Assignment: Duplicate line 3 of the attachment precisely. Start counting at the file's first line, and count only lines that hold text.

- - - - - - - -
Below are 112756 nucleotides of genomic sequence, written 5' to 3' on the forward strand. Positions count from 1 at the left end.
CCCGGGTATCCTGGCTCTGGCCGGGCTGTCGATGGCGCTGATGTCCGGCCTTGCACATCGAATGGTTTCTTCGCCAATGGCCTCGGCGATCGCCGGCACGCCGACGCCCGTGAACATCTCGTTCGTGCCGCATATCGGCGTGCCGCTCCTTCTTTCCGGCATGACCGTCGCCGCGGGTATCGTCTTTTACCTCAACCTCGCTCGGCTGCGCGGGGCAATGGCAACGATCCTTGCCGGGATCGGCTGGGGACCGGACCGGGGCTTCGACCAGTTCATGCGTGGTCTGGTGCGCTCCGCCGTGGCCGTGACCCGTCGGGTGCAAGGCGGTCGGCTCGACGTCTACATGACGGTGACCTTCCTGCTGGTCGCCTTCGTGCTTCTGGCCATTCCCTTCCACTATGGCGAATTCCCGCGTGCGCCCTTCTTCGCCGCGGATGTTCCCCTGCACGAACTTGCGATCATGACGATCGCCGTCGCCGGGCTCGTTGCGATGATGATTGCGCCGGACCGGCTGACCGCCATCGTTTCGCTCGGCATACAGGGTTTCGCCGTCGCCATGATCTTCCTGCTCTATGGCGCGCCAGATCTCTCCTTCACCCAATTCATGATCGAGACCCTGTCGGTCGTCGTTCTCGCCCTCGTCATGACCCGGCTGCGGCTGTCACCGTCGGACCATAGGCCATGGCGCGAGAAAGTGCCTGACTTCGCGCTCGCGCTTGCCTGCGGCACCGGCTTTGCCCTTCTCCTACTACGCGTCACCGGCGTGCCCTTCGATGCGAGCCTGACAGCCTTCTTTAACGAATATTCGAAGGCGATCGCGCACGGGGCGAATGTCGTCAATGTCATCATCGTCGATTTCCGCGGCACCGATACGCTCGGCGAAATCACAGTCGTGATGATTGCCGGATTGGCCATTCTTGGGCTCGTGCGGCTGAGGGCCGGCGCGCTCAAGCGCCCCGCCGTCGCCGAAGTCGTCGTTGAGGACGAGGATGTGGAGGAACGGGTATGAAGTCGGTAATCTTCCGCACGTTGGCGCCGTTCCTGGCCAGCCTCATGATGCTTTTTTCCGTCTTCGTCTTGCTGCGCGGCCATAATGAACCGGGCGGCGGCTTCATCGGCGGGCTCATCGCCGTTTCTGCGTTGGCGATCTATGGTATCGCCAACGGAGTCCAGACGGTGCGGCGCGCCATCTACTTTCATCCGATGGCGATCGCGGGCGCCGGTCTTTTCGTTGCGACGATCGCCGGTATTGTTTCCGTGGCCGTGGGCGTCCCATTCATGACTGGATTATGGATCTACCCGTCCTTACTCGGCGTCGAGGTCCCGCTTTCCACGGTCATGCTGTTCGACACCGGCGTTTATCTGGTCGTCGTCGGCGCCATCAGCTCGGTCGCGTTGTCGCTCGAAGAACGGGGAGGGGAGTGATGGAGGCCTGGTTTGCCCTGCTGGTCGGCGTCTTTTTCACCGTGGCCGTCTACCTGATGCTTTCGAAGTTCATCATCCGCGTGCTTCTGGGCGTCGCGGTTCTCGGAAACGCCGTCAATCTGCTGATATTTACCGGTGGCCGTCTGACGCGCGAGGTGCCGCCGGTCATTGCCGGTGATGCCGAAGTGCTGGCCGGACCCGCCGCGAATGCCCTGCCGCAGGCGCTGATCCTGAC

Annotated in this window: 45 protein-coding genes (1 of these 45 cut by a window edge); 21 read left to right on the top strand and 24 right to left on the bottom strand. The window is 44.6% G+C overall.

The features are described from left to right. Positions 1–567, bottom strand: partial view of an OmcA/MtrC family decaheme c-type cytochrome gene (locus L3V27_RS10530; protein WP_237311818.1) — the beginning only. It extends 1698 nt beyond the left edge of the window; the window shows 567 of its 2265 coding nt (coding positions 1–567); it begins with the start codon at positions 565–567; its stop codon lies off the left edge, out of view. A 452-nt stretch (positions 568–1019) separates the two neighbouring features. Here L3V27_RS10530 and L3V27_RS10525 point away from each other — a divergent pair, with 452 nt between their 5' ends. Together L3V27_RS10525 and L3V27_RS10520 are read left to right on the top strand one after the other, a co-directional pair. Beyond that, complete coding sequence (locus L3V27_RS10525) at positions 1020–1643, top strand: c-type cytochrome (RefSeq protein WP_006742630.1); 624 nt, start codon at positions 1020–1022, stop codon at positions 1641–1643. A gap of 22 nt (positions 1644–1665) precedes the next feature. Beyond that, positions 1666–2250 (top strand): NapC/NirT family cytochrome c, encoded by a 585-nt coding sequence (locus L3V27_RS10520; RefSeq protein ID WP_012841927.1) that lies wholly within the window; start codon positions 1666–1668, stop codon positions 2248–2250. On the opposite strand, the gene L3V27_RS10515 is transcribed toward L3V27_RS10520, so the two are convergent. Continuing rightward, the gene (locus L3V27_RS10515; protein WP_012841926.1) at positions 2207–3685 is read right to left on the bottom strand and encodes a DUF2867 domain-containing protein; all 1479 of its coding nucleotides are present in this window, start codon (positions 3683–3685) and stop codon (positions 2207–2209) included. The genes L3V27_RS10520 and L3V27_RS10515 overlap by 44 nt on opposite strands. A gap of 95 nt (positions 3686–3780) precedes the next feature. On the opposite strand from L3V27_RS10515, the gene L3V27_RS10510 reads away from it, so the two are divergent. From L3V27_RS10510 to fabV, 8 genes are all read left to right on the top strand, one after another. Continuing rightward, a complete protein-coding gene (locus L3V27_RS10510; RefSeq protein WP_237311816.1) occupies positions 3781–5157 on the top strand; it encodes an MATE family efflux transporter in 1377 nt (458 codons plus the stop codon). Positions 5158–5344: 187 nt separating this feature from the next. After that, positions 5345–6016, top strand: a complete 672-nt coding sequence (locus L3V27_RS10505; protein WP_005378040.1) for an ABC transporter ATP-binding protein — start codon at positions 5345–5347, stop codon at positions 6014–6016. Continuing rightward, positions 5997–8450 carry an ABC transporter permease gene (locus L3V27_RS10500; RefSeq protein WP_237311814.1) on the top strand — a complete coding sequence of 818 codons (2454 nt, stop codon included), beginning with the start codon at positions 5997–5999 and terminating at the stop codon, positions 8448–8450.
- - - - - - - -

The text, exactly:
Annotated in this window: 45 protein-coding genes (1 of these 45 cut by a window edge); 21 read left to right on the top strand and 24 right to left on the bottom strand. The window is 44.6% G+C overall.